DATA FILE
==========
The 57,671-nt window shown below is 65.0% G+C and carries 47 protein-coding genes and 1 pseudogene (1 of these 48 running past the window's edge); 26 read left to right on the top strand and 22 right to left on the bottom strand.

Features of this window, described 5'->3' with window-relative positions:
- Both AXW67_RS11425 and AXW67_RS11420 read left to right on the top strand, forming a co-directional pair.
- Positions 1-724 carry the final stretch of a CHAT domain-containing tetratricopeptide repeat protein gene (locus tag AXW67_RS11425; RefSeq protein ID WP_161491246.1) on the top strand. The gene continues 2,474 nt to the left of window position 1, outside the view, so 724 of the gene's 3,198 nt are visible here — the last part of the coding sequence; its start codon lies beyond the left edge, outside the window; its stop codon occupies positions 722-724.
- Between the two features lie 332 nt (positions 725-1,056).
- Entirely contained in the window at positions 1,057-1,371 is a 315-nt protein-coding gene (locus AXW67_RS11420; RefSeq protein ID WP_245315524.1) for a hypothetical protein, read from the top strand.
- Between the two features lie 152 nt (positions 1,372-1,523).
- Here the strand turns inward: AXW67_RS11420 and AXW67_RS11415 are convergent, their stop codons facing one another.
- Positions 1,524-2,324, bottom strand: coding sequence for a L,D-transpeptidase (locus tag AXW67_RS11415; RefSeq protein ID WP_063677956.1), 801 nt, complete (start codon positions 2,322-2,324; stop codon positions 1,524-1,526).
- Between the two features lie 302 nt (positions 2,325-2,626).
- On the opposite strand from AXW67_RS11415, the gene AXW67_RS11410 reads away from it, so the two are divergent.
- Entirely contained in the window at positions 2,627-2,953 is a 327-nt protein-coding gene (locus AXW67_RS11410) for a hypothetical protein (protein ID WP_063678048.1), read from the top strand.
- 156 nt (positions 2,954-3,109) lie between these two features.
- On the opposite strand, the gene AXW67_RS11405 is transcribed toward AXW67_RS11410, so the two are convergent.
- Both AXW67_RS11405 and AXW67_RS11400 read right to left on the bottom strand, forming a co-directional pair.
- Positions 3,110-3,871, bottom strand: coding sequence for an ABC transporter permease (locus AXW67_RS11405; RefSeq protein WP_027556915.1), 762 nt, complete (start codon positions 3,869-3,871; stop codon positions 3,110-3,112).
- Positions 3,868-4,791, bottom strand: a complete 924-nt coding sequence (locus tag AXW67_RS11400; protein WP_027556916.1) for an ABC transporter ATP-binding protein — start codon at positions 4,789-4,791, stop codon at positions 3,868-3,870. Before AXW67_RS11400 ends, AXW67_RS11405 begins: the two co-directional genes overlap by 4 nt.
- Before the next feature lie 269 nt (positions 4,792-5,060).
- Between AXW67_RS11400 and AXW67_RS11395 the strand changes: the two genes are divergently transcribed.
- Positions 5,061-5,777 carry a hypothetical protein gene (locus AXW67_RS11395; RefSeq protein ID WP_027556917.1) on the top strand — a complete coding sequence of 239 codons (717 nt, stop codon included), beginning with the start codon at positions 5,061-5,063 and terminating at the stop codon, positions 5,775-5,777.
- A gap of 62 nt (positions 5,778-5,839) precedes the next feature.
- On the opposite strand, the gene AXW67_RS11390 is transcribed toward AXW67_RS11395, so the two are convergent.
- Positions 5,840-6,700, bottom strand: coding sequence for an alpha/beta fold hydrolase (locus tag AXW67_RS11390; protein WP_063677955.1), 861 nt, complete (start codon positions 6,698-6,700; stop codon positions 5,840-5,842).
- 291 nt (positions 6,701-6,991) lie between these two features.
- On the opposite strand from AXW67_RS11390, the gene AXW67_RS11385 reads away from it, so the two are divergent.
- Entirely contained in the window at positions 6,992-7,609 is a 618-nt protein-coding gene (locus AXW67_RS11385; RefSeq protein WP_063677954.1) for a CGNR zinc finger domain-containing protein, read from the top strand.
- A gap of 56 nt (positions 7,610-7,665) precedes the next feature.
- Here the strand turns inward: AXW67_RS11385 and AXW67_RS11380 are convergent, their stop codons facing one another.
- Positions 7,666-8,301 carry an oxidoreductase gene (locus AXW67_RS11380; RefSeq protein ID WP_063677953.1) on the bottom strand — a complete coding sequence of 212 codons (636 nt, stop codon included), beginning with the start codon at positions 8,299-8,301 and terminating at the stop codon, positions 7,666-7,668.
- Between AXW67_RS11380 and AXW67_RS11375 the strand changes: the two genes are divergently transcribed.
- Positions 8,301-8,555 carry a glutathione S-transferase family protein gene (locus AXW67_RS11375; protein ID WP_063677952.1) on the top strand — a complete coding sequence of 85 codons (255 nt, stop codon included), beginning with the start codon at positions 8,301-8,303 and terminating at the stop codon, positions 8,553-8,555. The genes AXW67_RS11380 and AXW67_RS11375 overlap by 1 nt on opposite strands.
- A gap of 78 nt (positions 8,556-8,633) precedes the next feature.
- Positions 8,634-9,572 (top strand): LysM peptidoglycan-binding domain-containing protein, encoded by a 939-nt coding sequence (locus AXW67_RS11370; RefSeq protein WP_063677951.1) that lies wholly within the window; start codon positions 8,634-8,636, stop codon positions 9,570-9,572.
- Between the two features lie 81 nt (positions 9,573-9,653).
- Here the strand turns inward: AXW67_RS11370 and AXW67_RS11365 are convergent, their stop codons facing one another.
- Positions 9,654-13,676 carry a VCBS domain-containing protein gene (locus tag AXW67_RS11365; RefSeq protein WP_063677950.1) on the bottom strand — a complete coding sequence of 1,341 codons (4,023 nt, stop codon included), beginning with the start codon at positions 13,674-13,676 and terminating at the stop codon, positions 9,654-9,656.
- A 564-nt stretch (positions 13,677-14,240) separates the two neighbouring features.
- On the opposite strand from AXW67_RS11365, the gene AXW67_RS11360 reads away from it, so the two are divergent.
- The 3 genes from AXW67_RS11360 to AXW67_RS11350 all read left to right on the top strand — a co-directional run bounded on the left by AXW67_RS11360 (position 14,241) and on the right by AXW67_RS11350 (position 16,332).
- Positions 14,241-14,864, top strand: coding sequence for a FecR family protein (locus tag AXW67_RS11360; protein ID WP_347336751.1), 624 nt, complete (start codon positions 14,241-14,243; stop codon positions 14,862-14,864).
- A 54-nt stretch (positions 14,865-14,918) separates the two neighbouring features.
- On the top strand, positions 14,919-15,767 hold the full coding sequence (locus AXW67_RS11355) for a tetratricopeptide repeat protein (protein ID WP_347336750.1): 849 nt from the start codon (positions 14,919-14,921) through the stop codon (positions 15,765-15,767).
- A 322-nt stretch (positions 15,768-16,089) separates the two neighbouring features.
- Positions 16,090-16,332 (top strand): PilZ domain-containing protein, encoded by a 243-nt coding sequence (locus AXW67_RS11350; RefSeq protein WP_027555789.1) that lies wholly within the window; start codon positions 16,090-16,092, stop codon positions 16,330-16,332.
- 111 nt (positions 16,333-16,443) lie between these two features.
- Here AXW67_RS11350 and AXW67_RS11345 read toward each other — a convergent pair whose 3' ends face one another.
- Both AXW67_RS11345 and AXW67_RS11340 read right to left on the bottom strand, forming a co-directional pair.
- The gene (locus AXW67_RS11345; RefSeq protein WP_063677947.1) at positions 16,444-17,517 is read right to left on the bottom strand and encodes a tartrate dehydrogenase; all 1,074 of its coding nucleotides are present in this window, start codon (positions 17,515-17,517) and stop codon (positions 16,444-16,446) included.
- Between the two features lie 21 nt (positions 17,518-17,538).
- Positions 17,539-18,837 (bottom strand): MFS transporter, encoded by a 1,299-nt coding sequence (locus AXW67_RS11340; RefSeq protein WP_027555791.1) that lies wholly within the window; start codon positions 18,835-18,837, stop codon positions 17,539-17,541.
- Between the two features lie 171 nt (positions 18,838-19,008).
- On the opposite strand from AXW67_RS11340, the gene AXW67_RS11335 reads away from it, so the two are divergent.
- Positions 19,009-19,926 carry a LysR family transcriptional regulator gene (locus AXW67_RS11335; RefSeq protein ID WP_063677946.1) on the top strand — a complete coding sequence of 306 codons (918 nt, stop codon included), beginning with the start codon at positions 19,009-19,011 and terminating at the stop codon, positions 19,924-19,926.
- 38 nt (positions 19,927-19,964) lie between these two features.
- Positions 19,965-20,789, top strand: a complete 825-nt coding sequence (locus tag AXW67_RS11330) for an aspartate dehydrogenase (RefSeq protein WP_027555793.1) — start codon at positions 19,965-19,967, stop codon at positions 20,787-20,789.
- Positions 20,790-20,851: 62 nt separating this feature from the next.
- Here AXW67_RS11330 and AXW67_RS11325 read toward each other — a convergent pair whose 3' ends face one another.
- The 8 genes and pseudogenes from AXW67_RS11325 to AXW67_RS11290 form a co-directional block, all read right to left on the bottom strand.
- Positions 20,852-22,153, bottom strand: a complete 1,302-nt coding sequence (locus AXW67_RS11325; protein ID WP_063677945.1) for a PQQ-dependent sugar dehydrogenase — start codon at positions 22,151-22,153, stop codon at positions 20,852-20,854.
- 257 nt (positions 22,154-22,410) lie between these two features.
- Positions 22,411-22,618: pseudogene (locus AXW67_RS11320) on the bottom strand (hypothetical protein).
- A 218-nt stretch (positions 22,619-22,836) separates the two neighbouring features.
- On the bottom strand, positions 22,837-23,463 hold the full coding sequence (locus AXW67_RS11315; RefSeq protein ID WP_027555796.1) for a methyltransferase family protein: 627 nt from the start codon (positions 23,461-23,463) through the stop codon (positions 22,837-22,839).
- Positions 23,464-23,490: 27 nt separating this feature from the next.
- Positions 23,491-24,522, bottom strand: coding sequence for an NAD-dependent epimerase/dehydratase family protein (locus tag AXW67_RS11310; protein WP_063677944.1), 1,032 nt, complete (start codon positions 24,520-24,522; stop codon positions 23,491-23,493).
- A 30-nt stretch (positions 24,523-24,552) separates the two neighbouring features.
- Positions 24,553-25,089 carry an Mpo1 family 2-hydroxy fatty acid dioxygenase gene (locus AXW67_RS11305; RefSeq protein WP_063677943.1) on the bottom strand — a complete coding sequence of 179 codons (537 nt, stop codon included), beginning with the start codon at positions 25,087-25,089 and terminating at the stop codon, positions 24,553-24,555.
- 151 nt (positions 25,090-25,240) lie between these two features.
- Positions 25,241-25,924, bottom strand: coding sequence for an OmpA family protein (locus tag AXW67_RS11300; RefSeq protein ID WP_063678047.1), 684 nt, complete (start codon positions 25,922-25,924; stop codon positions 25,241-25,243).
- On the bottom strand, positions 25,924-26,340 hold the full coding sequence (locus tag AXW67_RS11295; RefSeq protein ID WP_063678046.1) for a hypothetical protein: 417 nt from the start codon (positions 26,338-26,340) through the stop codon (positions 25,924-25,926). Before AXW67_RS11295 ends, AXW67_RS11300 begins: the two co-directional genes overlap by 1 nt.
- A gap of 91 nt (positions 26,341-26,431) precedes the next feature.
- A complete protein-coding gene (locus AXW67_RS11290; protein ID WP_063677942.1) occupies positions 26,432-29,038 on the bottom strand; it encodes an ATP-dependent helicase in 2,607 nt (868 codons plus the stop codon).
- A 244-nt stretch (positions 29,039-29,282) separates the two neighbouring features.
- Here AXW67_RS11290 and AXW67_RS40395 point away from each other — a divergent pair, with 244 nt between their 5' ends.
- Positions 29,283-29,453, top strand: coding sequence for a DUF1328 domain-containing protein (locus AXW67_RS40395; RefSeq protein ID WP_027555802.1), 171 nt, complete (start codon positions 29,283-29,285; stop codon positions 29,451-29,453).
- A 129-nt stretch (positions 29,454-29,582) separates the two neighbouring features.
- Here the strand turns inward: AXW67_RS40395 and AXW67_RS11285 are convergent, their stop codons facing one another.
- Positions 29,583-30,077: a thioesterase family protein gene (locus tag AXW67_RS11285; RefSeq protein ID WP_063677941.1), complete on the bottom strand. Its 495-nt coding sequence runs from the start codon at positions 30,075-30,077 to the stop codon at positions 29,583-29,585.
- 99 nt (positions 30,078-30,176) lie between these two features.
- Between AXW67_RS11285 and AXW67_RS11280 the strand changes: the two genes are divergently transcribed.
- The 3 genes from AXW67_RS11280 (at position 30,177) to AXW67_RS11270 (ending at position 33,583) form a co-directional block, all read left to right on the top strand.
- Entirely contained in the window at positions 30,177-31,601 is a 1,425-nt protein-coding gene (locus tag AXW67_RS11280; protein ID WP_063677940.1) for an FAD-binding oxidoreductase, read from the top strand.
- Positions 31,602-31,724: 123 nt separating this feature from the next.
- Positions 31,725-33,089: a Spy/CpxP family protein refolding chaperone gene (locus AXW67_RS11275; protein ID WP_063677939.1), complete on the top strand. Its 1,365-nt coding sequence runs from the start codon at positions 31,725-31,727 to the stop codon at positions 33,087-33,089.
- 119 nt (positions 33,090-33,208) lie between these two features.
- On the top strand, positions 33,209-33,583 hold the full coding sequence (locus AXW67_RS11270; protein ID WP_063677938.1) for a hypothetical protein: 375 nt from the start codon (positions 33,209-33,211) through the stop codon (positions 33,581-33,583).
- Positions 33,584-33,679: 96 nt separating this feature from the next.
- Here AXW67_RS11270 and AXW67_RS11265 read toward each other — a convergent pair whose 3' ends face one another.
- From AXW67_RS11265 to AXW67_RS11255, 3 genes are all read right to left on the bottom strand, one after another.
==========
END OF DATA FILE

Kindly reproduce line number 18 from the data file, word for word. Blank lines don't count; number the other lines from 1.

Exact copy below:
- Before the next feature lie 269 nt (positions 4,792-5,060).